Club Marine calls for vigilance following inboard fires


Marinised inboard owners urged to be wary of fuel leaks and poor workmanship

Club Marine has warned owners of boats with marinised inboard car-engines to be vigilant following a spate of recent fires and explosions on skiboats and other inboard-powered boats around Australia.

"Club Marine has long recognised that there can be heightened risk associated with petrol engine-powered ski and other craft," said Club Marine CEO Greg Fisher. "That’s why we have a special inboard and performance skiboat assessment report that we require to be filled out in certain circumstances before providing insurance coverage for these craft.

"Boats with car engines that have been converted, or marinised, are certainly over-represented when it comes to fires and explosions, and older boats are more prone to problems," said Fisher. "Some conversions may not have been performed as professionally as owners might think, and fuel leaks and electrical problems, such as non-spark-arrested starter-motors or alternators, can turn some of these craft into floating time bombs."

Club Marine said it was particularly concerned with craft that are used primarily on a seasonal basis, and that spend long periods of time inactive or in storage. Minor fuel leaks, and subsequent vapour pockets in bilges and other hard-to detect areas, can result in catastrophic fires, damage, and serious injury or even death to occupants.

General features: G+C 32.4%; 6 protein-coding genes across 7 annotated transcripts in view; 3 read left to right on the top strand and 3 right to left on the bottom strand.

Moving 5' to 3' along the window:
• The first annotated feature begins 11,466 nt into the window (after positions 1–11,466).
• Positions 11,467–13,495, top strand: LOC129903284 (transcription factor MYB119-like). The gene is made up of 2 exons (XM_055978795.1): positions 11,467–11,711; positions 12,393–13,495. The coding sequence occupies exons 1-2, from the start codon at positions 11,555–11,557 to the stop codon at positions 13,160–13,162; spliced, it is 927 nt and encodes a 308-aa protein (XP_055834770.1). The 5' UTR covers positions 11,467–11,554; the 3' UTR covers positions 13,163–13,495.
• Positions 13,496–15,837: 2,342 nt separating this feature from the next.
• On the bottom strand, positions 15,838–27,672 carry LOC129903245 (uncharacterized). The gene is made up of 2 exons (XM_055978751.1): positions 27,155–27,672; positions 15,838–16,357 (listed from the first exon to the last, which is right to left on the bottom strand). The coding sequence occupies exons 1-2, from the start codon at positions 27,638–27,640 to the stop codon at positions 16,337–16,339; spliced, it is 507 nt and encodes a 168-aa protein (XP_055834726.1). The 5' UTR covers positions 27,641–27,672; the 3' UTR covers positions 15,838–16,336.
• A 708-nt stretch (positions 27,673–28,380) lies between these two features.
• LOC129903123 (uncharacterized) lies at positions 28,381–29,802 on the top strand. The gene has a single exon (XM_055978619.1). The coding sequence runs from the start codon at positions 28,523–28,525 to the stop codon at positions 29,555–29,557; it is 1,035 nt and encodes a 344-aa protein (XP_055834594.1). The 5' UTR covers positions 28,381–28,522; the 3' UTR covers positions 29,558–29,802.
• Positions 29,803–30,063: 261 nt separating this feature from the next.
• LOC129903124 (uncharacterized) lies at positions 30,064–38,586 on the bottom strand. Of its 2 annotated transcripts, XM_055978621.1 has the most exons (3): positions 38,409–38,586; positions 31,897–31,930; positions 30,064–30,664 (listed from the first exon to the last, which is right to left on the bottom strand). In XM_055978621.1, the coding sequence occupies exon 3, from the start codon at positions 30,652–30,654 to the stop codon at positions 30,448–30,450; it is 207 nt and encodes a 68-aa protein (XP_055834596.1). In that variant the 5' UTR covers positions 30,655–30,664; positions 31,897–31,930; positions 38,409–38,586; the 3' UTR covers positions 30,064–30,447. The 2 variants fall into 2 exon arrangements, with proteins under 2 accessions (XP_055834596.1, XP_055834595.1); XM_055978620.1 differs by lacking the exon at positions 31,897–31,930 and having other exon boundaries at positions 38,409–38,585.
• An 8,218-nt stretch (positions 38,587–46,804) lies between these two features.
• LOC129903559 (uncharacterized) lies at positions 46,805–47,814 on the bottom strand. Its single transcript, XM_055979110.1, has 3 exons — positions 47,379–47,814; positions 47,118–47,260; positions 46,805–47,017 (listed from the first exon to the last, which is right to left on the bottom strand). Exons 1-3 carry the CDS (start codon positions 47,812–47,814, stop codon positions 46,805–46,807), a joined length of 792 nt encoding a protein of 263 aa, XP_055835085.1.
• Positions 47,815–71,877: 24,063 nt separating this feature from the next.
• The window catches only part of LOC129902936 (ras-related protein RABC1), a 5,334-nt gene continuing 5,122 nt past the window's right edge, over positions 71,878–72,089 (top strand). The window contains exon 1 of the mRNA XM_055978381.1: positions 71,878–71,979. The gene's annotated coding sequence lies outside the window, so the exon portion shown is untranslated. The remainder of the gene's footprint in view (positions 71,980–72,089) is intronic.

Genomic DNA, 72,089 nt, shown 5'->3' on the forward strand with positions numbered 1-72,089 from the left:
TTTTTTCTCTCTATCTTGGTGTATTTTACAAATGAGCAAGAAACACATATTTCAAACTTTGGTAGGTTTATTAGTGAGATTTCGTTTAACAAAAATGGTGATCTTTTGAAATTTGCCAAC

"Many boat owners don’t realise that fuel vapour can build up undetected on their boats over time," said Fisher.

"Something as simple as a minor fuel spill when refuelling can produce a pocket of vapour in a boat. Then all it takes is a spark or naked flame, and in a split second the boat is engulfed in flames.

"In our experience, boats with dedicated inboard marine engines tend to have less claims for fire-related damage than those with converted car engines.

"We’d encourage all owners of inboard-powered craft to conduct regular inspections of their boats and all fuel and electrical systems.

"And we’d particularly urge that they have their boats regularly serviced by recognised professional service centres to ensure the safety of themselves and their occupants."

Onboard safety equipment, especially fire extinguishers, should be in good working condition, and Club Marine suggests owners of inboard petrol-powered craft should consider installing quality vapour detectors and warning systems on their craft.

Club Marine said owners of skiboats and other inboard petrol-powered craft can refer to the Club Marine Inboard Inspection Report, which can be found in the Forms section on www.clubmarine.com.au. The form is a useful guide to what areas need particular attention when inspecting an inboard-powered craft.

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